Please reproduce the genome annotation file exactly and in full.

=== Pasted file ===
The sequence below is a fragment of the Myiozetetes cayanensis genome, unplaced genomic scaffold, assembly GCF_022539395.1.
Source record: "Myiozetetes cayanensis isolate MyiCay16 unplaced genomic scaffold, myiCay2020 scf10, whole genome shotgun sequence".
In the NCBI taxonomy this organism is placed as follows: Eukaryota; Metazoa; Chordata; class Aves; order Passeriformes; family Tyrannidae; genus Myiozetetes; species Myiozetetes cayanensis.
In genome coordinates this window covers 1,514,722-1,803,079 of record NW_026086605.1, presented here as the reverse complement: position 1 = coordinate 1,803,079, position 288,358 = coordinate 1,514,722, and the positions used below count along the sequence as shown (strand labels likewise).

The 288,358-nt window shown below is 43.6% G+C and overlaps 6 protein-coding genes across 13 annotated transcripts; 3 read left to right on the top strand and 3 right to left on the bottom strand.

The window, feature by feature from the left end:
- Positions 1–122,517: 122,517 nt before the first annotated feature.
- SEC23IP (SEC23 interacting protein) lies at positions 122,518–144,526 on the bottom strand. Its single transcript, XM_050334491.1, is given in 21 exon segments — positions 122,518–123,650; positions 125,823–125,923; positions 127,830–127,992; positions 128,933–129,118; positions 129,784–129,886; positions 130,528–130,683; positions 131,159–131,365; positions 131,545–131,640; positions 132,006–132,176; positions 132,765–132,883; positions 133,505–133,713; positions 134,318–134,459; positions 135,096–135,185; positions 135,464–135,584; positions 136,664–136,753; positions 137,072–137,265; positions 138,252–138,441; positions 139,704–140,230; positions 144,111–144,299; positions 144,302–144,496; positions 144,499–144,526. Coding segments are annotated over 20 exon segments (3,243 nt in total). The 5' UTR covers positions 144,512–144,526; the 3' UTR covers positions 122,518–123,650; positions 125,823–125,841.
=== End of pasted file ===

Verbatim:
The sequence below is a fragment of the Myiozetetes cayanensis genome, unplaced genomic scaffold, assembly GCF_022539395.1.
Source record: "Myiozetetes cayanensis isolate MyiCay16 unplaced genomic scaffold, myiCay2020 scf10, whole genome shotgun sequence".
In the NCBI taxonomy this organism is placed as follows: Eukaryota; Metazoa; Chordata; class Aves; order Passeriformes; family Tyrannidae; genus Myiozetetes; species Myiozetetes cayanensis.
In genome coordinates this window covers 1,514,722-1,803,079 of record NW_026086605.1, presented here as the reverse complement: position 1 = coordinate 1,803,079, position 288,358 = coordinate 1,514,722, and the positions used below count along the sequence as shown (strand labels likewise).

The 288,358-nt window shown below is 43.6% G+C and overlaps 6 protein-coding genes across 13 annotated transcripts; 3 read left to right on the top strand and 3 right to left on the bottom strand.

The window, feature by feature from the left end:
- Positions 1–122,517: 122,517 nt before the first annotated feature.
- SEC23IP (SEC23 interacting protein) lies at positions 122,518–144,526 on the bottom strand. Its single transcript, XM_050334491.1, is given in 21 exon segments — positions 122,518–123,650; positions 125,823–125,923; positions 127,830–127,992; positions 128,933–129,118; positions 129,784–129,886; positions 130,528–130,683; positions 131,159–131,365; positions 131,545–131,640; positions 132,006–132,176; positions 132,765–132,883; positions 133,505–133,713; positions 134,318–134,459; positions 135,096–135,185; positions 135,464–135,584; positions 136,664–136,753; positions 137,072–137,265; positions 138,252–138,441; positions 139,704–140,230; positions 144,111–144,299; positions 144,302–144,496; positions 144,499–144,526. Coding segments are annotated over 20 exon segments (3,243 nt in total). The 5' UTR covers positions 144,512–144,526; the 3' UTR covers positions 122,518–123,650; positions 125,823–125,841.